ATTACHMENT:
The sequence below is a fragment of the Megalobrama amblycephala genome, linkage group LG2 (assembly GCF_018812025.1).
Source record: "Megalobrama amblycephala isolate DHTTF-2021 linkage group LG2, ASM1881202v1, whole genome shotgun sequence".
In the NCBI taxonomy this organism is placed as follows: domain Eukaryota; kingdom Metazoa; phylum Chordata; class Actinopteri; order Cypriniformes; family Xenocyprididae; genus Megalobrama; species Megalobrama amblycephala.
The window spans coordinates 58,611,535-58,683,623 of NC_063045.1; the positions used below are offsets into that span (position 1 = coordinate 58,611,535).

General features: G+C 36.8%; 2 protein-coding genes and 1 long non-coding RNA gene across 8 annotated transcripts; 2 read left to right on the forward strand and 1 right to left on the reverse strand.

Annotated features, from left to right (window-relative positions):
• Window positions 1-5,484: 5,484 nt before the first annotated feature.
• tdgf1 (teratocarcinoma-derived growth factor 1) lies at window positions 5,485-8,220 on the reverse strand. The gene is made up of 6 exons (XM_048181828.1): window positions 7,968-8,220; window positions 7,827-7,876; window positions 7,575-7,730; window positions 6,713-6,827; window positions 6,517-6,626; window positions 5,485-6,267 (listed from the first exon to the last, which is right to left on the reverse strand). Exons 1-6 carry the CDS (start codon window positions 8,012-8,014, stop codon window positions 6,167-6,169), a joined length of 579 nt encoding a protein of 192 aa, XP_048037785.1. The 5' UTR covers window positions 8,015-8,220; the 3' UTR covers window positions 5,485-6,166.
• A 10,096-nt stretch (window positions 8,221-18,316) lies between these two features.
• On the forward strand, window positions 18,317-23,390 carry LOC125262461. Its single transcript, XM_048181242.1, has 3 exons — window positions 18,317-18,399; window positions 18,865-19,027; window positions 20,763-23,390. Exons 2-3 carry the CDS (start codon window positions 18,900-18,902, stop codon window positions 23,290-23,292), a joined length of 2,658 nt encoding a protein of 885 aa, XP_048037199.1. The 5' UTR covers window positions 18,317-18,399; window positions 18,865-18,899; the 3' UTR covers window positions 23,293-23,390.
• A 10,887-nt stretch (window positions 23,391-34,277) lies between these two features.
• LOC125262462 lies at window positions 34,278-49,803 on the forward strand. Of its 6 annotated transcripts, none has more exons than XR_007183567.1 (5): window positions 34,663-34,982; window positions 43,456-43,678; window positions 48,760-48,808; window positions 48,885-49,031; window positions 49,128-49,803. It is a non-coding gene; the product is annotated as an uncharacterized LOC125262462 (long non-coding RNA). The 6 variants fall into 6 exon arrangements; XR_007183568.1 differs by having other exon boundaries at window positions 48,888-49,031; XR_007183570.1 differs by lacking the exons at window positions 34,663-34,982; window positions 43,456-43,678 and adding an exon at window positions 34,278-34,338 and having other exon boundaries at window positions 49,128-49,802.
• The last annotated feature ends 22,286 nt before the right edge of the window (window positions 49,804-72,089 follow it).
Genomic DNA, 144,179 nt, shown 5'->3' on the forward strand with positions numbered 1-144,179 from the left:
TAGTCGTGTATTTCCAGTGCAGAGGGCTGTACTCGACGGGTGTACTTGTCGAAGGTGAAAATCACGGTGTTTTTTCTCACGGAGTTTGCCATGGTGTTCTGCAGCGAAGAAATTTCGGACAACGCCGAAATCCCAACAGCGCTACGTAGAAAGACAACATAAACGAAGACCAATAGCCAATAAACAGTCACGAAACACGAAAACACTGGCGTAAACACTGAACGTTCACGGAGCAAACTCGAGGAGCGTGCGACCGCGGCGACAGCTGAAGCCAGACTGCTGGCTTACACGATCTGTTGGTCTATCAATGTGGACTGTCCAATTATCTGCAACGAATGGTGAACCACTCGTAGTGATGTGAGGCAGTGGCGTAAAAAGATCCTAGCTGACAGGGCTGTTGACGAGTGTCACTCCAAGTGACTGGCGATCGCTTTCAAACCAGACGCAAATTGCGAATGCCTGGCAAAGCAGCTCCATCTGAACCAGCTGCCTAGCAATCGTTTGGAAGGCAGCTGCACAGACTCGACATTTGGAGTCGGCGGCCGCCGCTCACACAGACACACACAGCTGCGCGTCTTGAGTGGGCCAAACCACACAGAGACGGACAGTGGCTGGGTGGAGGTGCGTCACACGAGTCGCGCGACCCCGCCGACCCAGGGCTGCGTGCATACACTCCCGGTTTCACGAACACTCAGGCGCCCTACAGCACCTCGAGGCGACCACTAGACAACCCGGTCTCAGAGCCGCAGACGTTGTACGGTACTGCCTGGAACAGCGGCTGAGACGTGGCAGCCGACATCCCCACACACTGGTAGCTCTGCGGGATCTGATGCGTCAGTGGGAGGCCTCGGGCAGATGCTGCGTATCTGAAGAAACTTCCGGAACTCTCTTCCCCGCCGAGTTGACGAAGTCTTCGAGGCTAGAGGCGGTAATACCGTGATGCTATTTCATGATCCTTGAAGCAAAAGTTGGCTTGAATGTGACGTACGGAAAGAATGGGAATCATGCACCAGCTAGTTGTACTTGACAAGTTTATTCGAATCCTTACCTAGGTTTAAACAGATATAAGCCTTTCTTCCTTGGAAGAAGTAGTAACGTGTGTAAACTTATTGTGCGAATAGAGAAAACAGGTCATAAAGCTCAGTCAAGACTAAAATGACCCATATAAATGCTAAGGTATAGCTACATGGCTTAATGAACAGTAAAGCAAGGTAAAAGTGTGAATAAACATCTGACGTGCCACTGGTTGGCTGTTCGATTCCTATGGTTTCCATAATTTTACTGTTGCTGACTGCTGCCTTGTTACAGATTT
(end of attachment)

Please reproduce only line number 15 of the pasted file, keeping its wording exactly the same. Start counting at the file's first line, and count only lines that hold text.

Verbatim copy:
TAGTCGTGTATTTCCAGTGCAGAGGGCTGTACTCGACGGGTGTACTTGTCGAAGGTGAAAATCACGGTGTTTTTTCTCACGGAGTTTGCCATGGTGTTCTGCAGCGAAGAAATTTCGGACAACGCCGAAATCCCAACAGCGCTACGTAGAAAGACAACATAAACGAAGACCAATAGCCAATAAACAGTCACGAAACACGAAAACACTGGCGTAAACACTGAACGTTCACGGAGCAAACTCGAGGAGCGTGCGACCGCGGCGACAGCTGAAGCCAGACTGCTGGCTTACACGATCTGTTGGTCTATCAATGTGGACTGTCCAATTATCTGCAACGAATGGTGAACCACTCGTAGTGATGTGAGGCAGTGGCGTAAAAAGATCCTAGCTGACAGGGCTGTTGACGAGTGTCACTCCAAGTGACTGGCGATCGCTTTCAAACCAGACGCAAATTGCGAATGCCTGGCAAAGCAGCTCCATCTGAACCAGCTGCCTAGCAATCGTTTGGAAGGCAGCTGCACAGACTCGACATTTGGAGTCGGCGGCCGCCGCTCACACAGACACACACAGCTGCGCGTCTTGAGTGGGCCAAACCACACAGAGACGGACAGTGGCTGGGTGGAGGTGCGTCACACGAGTCGCGCGACCCCGCCGACCCAGGGCTGCGTGCATACACTCCCGGTTTCACGAACACTCAGGCGCCCTACAGCACCTCGAGGCGACCACTAGACAACCCGGTCTCAGAGCCGCAGACGTTGTACGGTACTGCCTGGAACAGCGGCTGAGACGTGGCAGCCGACATCCCCACACACTGGTAGCTCTGCGGGATCTGATGCGTCAGTGGGAGGCCTCGGGCAGATGCTGCGTATCTGAAGAAACTTCCGGAACTCTCTTCCCCGCCGAGTTGACGAAGTCTTCGAGGCTAGAGGCGGTAATACCGTGATGCTATTTCATGATCCTTGAAGCAAAAGTTGGCTTGAATGTGACGTACGGAAAGAATGGGAATCATGCACCAGCTAGTTGTACTTGACAAGTTTATTCGAATCCTTACCTAGGTTTAAACAGATATAAGCCTTTCTTCCTTGGAAGAAGTAGTAACGTGTGTAAACTTATTGTGCGAATAGAGAAAACAGGTCATAAAGCTCAGTCAAGACTAAAATGACCCATATAAATGCTAAGGTATAGCTACATGGCTTAATGAACAGTAAAGCAAGGTAAAAGTGTGAATAAACATCTGACGTGCCACTGGTTGGCTGTTCGATTCCTATGGTTTCCATAATTTTACTGTTGCTGACTGCTGCCTTGTTACAGATTT